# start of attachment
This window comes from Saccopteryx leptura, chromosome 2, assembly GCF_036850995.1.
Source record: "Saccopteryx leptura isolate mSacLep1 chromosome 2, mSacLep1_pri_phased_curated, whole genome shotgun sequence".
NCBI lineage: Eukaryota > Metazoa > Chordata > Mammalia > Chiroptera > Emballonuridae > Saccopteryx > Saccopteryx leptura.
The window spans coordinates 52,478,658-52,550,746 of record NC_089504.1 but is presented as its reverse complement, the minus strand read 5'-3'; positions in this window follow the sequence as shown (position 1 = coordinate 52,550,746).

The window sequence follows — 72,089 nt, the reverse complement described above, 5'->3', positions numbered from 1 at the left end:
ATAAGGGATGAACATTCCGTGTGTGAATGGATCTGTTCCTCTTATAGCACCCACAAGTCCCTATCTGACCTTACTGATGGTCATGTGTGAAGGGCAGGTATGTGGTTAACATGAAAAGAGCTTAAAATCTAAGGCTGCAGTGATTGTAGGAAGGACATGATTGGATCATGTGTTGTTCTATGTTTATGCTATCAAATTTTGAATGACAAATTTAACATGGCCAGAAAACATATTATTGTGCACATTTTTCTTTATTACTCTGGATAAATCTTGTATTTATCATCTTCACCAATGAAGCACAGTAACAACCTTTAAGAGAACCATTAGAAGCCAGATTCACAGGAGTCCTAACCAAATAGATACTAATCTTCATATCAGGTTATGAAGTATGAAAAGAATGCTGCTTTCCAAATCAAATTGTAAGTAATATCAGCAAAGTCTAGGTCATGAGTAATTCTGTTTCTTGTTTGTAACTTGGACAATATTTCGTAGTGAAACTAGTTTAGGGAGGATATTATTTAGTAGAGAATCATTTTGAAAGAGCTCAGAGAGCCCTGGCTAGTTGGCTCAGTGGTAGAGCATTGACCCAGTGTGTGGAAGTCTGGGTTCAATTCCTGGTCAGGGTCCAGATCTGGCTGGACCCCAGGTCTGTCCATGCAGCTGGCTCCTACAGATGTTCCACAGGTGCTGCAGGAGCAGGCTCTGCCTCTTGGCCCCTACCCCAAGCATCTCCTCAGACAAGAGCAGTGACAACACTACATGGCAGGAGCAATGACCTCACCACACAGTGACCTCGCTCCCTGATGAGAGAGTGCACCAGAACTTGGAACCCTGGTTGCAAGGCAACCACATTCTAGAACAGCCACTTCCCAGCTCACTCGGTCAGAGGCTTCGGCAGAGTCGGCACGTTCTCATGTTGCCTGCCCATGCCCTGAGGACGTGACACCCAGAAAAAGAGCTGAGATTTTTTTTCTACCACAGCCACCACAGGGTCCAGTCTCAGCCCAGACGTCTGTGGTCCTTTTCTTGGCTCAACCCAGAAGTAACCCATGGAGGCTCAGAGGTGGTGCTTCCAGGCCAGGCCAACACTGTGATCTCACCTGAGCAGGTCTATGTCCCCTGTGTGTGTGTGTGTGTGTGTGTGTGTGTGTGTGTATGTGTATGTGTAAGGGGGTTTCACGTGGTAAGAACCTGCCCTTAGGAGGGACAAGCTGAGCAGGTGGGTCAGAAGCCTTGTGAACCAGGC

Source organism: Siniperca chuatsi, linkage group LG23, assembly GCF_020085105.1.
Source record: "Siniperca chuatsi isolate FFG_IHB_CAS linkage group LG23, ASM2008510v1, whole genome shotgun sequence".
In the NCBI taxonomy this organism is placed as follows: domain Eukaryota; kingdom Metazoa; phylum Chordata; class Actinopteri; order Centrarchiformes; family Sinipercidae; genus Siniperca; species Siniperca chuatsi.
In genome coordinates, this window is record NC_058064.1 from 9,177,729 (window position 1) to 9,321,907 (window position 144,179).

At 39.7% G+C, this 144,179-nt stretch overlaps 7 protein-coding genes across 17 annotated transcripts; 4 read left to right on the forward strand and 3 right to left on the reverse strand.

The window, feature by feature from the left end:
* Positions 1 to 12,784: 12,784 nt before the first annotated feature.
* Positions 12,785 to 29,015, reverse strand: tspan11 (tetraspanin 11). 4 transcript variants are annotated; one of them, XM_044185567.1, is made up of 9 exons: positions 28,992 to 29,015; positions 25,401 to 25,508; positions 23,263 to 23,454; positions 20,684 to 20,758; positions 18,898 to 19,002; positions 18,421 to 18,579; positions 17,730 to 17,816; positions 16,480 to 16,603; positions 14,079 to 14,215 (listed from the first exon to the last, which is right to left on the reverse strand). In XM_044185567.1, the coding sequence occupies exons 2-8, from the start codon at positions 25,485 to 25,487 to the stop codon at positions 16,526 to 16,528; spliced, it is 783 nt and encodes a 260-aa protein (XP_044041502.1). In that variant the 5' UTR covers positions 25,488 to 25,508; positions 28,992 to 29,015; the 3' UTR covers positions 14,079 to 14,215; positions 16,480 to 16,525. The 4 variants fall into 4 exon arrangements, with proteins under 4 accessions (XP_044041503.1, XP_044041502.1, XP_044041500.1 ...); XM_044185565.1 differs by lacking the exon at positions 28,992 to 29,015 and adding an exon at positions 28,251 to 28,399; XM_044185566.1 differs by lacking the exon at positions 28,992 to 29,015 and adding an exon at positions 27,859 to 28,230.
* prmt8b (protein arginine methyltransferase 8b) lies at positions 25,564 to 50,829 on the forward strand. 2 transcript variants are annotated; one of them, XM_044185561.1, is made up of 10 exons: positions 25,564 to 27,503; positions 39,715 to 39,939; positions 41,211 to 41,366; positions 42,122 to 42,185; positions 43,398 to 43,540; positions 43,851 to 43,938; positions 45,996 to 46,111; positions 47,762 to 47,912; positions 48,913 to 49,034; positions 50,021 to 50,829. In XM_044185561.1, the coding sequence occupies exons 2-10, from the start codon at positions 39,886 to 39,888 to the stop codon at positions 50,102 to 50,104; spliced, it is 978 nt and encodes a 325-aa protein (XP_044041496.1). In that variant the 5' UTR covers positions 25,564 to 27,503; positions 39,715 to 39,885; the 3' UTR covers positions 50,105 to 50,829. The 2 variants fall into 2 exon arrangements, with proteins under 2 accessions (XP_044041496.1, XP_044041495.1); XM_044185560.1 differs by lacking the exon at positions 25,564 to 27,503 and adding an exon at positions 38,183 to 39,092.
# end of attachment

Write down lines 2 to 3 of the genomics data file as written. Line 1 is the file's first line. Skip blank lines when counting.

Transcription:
Source record: "Saccopteryx leptura isolate mSacLep1 chromosome 2, mSacLep1_pri_phased_curated, whole genome shotgun sequence".
NCBI lineage: Eukaryota > Metazoa > Chordata > Mammalia > Chiroptera > Emballonuridae > Saccopteryx > Saccopteryx leptura.